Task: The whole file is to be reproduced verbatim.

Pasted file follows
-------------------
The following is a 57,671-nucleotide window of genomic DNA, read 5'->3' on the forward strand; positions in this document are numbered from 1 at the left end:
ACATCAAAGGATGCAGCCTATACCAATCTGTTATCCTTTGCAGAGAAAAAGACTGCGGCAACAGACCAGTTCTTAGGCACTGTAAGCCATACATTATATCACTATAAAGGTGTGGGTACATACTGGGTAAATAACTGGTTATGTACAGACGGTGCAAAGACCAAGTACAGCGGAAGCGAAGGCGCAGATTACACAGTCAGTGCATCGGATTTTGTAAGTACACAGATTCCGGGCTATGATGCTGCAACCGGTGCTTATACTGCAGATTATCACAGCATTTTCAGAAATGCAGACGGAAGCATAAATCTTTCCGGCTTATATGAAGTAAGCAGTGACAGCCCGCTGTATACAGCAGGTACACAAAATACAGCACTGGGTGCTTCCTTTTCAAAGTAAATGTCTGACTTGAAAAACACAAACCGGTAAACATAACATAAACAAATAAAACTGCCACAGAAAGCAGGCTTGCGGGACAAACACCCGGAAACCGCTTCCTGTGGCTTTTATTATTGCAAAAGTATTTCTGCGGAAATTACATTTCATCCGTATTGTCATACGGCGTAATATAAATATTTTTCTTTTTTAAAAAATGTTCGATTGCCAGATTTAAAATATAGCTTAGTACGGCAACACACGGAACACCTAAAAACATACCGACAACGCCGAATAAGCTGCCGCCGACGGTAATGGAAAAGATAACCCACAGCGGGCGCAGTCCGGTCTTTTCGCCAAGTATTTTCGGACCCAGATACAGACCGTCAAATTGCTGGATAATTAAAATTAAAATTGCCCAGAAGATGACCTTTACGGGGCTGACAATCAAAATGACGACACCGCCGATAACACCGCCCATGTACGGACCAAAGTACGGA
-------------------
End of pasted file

The following is a 57,671-nucleotide window of genomic DNA, read 5'->3' on the forward strand; positions in this document are numbered from 1 at the left end:
ACATCAAAGGATGCAGCCTATACCAATCTGTTATCCTTTGCAGAGAAAAAGACTGCGGCAACAGACCAGTTCTTAGGCACTGTAAGCCATACATTATATCACTATAAAGGTGTGGGTACATACTGGGTAAATAACTGGTTATGTACAGACGGTGCAAAGACCAAGTACAGCGGAAGCGAAGGCGCAGATTACACAGTCAGTGCATCGGATTTTGTAAGTACACAGATTCCGGGCTATGATGCTGCAACCGGTGCTTATACTGCAGATTATCACAGCATTTTCAGAAATGCAGACGGAAGCATAAATCTTTCCGGCTTATATGAAGTAAGCAGTGACAGCCCGCTGTATACAGCAGGTACACAAAATACAGCACTGGGTGCTTCCTTTTCAAAGTAAATGTCTGACTTGAAAAACACAAACCGGTAAACATAACATAAACAAATAAAACTGCCACAGAAAGCAGGCTTGCGGGACAAACACCCGGAAACCGCTTCCTGTGGCTTTTATTATTGCAAAAGTATTTCTGCGGAAATTACATTTCATCCGTATTGTCATACGGCGTAATATAAATATTTTTCTTTTTTAAAAAATGTTCGATTGCCAGATTTAAAATATAGCTTAGTACGGCAACACACGGAACACCTAAAAACATACCGACAACGCCGAATAAGCTGCCGCCGACGGTAATGGAAAAGATAACCCACAGCGGGCGCAGTCCGGTCTTTTCGCCAAGTATTTTCGGACCCAGATACAGACCGTCAAATTGCTGGATAATTAAAATTAAAATTGCCCAGAAGATGACCTTTACGGGGCTGACAATCAAAATGACGACACCGCCGATAACACCGCCCATGTACGGACCAAAGTACGGA